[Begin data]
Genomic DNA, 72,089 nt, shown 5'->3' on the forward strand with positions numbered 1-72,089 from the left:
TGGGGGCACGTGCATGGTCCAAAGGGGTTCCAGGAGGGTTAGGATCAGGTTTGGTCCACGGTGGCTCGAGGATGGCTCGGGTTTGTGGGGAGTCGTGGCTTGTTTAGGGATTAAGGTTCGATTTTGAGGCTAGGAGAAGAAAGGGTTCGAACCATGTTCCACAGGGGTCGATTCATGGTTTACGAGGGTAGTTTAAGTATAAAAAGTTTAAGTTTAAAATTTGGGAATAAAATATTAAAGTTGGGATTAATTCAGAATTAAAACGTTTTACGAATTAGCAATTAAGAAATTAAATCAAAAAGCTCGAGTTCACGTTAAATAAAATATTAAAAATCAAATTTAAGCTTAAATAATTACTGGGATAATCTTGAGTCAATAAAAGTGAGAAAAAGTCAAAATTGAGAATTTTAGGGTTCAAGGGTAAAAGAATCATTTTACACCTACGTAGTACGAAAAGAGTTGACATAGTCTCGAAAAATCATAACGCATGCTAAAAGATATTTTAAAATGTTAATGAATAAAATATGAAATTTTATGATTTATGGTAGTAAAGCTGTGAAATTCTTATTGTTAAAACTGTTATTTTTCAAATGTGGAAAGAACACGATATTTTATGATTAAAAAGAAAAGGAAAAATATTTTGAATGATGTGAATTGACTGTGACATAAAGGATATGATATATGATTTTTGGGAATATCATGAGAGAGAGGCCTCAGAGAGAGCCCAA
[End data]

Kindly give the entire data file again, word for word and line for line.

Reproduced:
Genomic DNA, 72,089 nt, shown 5'->3' on the forward strand with positions numbered 1-72,089 from the left:
TGGGGGCACGTGCATGGTCCAAAGGGGTTCCAGGAGGGTTAGGATCAGGTTTGGTCCACGGTGGCTCGAGGATGGCTCGGGTTTGTGGGGAGTCGTGGCTTGTTTAGGGATTAAGGTTCGATTTTGAGGCTAGGAGAAGAAAGGGTTCGAACCATGTTCCACAGGGGTCGATTCATGGTTTACGAGGGTAGTTTAAGTATAAAAAGTTTAAGTTTAAAATTTGGGAATAAAATATTAAAGTTGGGATTAATTCAGAATTAAAACGTTTTACGAATTAGCAATTAAGAAATTAAATCAAAAAGCTCGAGTTCACGTTAAATAAAATATTAAAAATCAAATTTAAGCTTAAATAATTACTGGGATAATCTTGAGTCAATAAAAGTGAGAAAAAGTCAAAATTGAGAATTTTAGGGTTCAAGGGTAAAAGAATCATTTTACACCTACGTAGTACGAAAAGAGTTGACATAGTCTCGAAAAATCATAACGCATGCTAAAAGATATTTTAAAATGTTAATGAATAAAATATGAAATTTTATGATTTATGGTAGTAAAGCTGTGAAATTCTTATTGTTAAAACTGTTATTTTTCAAATGTGGAAAGAACACGATATTTTATGATTAAAAAGAAAAGGAAAAATATTTTGAATGATGTGAATTGACTGTGACATAAAGGATATGATATATGATTTTTGGGAATATCATGAGAGAGAGGCCTCAGAGAGAGCCCAA